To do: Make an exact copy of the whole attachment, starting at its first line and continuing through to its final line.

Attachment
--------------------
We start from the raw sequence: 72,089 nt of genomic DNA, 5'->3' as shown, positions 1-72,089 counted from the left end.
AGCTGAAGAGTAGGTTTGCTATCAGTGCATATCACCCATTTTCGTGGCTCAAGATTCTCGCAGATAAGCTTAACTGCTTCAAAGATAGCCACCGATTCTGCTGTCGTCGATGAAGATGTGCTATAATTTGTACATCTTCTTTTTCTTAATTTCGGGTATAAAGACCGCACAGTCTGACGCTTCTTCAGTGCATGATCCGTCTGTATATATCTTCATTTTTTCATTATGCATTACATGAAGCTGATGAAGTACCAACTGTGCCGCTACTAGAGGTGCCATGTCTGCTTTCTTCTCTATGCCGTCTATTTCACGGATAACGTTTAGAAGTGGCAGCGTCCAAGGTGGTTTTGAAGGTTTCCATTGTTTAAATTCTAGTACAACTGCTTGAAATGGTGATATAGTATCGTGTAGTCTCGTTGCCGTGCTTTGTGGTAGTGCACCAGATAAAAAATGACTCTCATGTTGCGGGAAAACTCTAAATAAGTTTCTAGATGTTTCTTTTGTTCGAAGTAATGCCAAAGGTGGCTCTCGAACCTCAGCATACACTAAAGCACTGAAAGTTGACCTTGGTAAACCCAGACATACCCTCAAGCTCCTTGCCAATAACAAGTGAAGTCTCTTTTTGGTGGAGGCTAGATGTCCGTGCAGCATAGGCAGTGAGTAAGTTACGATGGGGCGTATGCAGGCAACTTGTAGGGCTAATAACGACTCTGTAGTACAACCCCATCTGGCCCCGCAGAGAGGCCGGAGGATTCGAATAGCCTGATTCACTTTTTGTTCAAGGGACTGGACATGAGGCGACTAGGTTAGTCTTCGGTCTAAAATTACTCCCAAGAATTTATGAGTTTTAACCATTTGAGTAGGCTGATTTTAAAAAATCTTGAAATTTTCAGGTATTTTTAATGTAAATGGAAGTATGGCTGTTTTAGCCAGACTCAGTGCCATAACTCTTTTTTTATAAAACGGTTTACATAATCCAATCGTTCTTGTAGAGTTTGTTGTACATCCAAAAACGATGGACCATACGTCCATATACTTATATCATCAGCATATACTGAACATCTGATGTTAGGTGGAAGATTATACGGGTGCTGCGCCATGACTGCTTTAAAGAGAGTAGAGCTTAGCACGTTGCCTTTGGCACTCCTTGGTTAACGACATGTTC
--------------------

We start from the raw sequence: 72,089 nt of genomic DNA, 5'->3' as shown, positions 1-72,089 counted from the left end.
AGCTGAAGAGTAGGTTTGCTATCAGTGCATATCACCCATTTTCGTGGCTCAAGATTCTCGCAGATAAGCTTAACTGCTTCAAAGATAGCCACCGATTCTGCTGTCGTCGATGAAGATGTGCTATAATTTGTACATCTTCTTTTTCTTAATTTCGGGTATAAAGACCGCACAGTCTGACGCTTCTTCAGTGCATGATCCGTCTGTATATATCTTCATTTTTTCATTATGCATTACATGAAGCTGATGAAGTACCAACTGTGCCGCTACTAGAGGTGCCATGTCTGCTTTCTTCTCTATGCCGTCTATTTCACGGATAACGTTTAGAAGTGGCAGCGTCCAAGGTGGTTTTGAAGGTTTCCATTGTTTAAATTCTAGTACAACTGCTTGAAATGGTGATATAGTATCGTGTAGTCTCGTTGCCGTGCTTTGTGGTAGTGCACCAGATAAAAAATGACTCTCATGTTGCGGGAAAACTCTAAATAAGTTTCTAGATGTTTCTTTTGTTCGAAGTAATGCCAAAGGTGGCTCTCGAACCTCAGCATACACTAAAGCACTGAAAGTTGACCTTGGTAAACCCAGACATACCCTCAAGCTCCTTGCCAATAACAAGTGAAGTCTCTTTTTGGTGGAGGCTAGATGTCCGTGCAGCATAGGCAGTGAGTAAGTTACGATGGGGCGTATGCAGGCAACTTGTAGGGCTAATAACGACTCTGTAGTACAACCCCATCTGGCCCCGCAGAGAGGCCGGAGGATTCGAATAGCCTGATTCACTTTTTGTTCAAGGGACTGGACATGAGGCGACTAGGTTAGTCTTCGGTCTAAAATTACTCCCAAGAATTTATGAGTTTTAACCATTTGAGTAGGCTGATTTTAAAAAATCTTGAAATTTTCAGGTATTTTTAATGTAAATGGAAGTATGGCTGTTTTAGCCAGACTCAGTGCCATAACTCTTTTTTTATAAAACGGTTTACATAATCCAATCGTTCTTGTAGAGTTTGTTGTACATCCAAAAACGATGGACCATACGTCCATATACTTATATCATCAGCATATACTGAACATCTGATGTTAGGTGGAAGATTATACGGGTGCTGCGCCATGACTGCTTTAAAGAGAGTAGAGCTTAGCACGTTGCCTTTGGCACTCCTTGGTTAACGACATGTTC